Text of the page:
EDI 894: Primer on the Delivery/Return Base Record

by | Oct 4, 2018

There are a variety of ways to get products from a supplier’s warehouse to a retailer’s store. A popular model is to have products delivered to a distribution center, and then ship the items to individual stores from there. However, when you’re not quite big enough to warrant a distribution center or the distribution model for a specific product wouldn’t make sense for shipping through a warehouse, the direct-to-store delivery model is in order. That’s where the EDI 894 document comes in handy as one of the methods of supporting Direct Store Delivery (DSD) fulfillment.

Support within the DSD Model

As part of the DSD process, suppliers visit each store location in varying cadences as defined between them and the retailer location, traditionally at least once a week, in many cases more often than that. The supplier looks over the shelf stock levels and backroom inventory to determine and remove obsolete or expired products and replenish the inventory, streamlining the order-to-delivery cycle of products. It should be noted that retail locations providing Point of Sale details will allow the suppliers to ensure they have the inventory to meet the store product demand and replenishment for these deliveries. This model is heavily supported in the Food/Beverage/Consumable product lines.  

What is the Delivery/Return Base Record document?

For some supplier/retailer relationships, the DSD model is supported by the Direct Exchange (DEX) data exchange model. However, an alternative is managed by the Network Exchange (NEX) model using the Delivery/Return Base Record 894 EDI document type. The Delivery/Return Base Record document is typically used by direct store delivery suppliers to send the details of a shipment made at the store, providing the document at the point of delivery. Also known as the Pre-delivery Invoice, the 894 EDI document is transmitted by the vendor to the retail store to convey details of a pending direct store delivery.

There are quite a number of possible fields for a company to include on a Delivery/Return Base Record. However, the most typical fields of information that would be included in an EDI 894 are:

  • Purchase order number
  • Purchase order date
  • Product identification information
  • Product quantity
  • Price
  • Delivery date
  • And more.

After an EDI document 894 has been received by the store, typically either an EDI 997 Functional Acknowledgment or EDI 895 Delivery/Return Acknowledgment or Adjustment is sent back demonstrating that the Delivery/Return Base Record was successfully received and was either accepted, adjusted or rejected. The data is then passed to the Direct Store Delivery system and on for reconciliation and approval for payment.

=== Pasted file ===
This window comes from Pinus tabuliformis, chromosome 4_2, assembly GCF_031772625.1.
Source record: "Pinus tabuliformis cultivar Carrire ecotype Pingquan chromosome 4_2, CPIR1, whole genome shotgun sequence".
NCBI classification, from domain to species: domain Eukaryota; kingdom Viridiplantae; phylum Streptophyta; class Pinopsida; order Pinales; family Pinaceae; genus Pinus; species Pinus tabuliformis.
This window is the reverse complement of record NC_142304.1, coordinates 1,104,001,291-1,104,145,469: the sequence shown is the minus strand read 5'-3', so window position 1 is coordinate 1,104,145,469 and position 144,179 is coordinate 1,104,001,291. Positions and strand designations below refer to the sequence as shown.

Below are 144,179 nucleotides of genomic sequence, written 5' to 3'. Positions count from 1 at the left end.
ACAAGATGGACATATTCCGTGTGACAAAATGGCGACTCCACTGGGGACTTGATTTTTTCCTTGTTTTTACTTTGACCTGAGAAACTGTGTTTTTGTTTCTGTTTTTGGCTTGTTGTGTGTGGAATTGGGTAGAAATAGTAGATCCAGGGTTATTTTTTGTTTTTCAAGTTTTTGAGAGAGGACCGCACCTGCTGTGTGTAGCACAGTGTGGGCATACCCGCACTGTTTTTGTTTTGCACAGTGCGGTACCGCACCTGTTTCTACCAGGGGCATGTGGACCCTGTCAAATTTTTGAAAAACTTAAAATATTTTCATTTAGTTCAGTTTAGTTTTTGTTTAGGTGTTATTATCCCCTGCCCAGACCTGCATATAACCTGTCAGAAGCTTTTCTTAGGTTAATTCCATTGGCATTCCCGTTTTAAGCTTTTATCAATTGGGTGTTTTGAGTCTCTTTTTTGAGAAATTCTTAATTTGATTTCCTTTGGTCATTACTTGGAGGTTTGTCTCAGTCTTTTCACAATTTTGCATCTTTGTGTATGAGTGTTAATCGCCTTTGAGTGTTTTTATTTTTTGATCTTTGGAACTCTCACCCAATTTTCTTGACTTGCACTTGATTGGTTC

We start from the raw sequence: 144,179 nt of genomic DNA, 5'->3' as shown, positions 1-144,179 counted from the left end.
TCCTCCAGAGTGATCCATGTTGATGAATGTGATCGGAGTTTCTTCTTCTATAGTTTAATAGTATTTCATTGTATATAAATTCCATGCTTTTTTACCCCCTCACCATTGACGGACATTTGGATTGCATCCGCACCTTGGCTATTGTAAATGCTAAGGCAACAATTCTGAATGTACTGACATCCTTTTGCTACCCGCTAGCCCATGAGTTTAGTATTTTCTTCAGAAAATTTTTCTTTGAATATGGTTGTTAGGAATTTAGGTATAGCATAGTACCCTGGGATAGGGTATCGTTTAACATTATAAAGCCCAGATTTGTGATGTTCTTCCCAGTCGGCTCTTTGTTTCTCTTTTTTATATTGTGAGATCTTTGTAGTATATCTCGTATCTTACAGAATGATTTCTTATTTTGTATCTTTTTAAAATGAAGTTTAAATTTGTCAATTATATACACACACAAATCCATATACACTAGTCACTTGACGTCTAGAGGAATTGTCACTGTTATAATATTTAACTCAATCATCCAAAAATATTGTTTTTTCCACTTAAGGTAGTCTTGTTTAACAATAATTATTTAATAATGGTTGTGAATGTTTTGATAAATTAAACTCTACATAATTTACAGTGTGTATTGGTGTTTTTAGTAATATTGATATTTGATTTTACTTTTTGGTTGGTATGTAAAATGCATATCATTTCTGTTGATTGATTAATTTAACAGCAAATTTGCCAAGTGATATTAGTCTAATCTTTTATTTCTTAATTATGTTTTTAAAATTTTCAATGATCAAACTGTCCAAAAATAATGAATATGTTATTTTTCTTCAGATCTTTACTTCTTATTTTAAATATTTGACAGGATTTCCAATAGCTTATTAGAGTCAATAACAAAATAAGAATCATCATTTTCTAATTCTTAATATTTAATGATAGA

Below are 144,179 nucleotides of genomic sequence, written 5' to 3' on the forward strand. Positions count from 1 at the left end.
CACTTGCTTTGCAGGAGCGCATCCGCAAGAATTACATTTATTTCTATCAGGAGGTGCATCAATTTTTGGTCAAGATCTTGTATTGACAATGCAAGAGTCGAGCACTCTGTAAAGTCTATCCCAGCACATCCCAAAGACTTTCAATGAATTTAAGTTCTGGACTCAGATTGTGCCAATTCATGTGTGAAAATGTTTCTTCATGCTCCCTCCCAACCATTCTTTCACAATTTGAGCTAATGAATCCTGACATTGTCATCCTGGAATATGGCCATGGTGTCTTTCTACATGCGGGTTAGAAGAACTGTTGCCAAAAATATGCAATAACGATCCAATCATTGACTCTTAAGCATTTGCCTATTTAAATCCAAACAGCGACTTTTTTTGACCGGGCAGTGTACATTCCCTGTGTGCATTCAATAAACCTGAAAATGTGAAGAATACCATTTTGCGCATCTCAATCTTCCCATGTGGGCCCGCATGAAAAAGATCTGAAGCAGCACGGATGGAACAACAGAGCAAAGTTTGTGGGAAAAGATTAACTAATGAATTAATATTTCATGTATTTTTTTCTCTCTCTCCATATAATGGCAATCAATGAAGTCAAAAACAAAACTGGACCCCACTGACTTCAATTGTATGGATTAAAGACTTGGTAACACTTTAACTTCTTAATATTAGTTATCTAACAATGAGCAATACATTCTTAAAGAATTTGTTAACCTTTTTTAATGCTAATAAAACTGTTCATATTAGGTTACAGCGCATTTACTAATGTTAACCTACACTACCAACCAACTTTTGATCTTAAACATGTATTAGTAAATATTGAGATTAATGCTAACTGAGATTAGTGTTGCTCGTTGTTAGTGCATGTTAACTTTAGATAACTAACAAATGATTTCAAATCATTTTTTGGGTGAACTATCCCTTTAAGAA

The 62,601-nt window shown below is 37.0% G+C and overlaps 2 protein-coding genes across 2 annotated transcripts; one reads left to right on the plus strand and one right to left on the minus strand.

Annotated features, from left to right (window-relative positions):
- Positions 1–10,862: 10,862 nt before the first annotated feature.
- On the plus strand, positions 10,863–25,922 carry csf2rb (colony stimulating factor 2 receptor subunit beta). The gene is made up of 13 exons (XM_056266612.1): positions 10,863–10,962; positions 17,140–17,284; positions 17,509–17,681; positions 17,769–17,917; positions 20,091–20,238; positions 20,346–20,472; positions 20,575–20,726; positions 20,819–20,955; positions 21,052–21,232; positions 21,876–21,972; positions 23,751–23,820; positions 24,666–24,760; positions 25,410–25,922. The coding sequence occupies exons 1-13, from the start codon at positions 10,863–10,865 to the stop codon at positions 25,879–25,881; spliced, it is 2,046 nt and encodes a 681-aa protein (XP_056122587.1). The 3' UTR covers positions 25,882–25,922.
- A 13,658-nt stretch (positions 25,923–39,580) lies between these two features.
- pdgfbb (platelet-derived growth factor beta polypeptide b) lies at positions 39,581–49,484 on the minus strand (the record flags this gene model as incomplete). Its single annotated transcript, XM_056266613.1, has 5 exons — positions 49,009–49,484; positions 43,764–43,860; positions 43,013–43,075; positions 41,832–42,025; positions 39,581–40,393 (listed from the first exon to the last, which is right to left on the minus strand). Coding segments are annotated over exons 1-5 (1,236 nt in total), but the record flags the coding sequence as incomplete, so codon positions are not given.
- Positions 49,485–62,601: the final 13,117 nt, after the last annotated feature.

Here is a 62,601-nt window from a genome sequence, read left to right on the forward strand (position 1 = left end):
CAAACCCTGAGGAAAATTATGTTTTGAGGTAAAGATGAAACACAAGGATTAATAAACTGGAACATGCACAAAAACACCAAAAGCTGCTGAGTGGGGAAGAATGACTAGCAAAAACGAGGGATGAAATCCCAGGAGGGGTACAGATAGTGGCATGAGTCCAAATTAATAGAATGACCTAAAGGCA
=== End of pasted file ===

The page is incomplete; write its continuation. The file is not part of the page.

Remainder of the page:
How is the EDI 894 used?

The Delivery/Return Base Record can be used in many similar ways as the Advanced Shipment Notification (ASN), or EDI document 856 and as an invoice or EDI document 810 or 880. The ASN also provides detailed information about a pending delivery of goods, except it’s sent before the shipment is delivered.

When using the 894 as an ASN, notifying the retailer that the shipment is on the way to the store is just the beginning. In addition to providing details on when the order was shipped, what items are being shipped, and how many of each item. The EDI 894 includes features of the shipment such as its weight, mode of transportation and information about the carrier. Thus, supporting the creation of receiving documentation at the store level.

When using the 894 as an invoice, the data exchange supports resolving any totals discrepancies in pricing or promotions and product exchange details.

When the 894 is used at the point of delivery, the Supplier and Store personnel confirm products delivered and approves the delivery. The supplier representative transmits the 894 data which will include signature authorization.

With that in mind, the Delivery/Return Base Record can be used as a reference document in the purchase order-to-invoice reconciliation process. This three-way matching system compares the original purchase order to the invoice, and the invoice to whatever documents were used in confirmation of delivery.

Though the use of the EDI 894 isn’t widespread at this point, the retailers that require it expect the transmission to be sent as soon as possible even within 4 hours of the delivery of the goods. With that type of turnaround, EDI integration can help vendors meet their retailers’ needs.

Contact an SPS Commerce EDI expert to learn how our Fulfillment EDI solution and time-tested onboarding process can bring you into compliance with just one of your trading partners in a matter of days or weeks, and all of your trading partners in about three months or less.

Streamline and improve workflows with EDI.

Streamline and improve workflows with EDI.

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Scott Bolduc

Scott Bolduc

Director of Supply Chain Strategy at SPS Commerce
Scott Bolduc is a multi-time winner of the Supply & Demand Chain Executive Pros to Know. He has worked with e-commerce retailers on their growth strategies and helped retailers transform their freight spending strategies to maximize efficiencies.
Scott Bolduc

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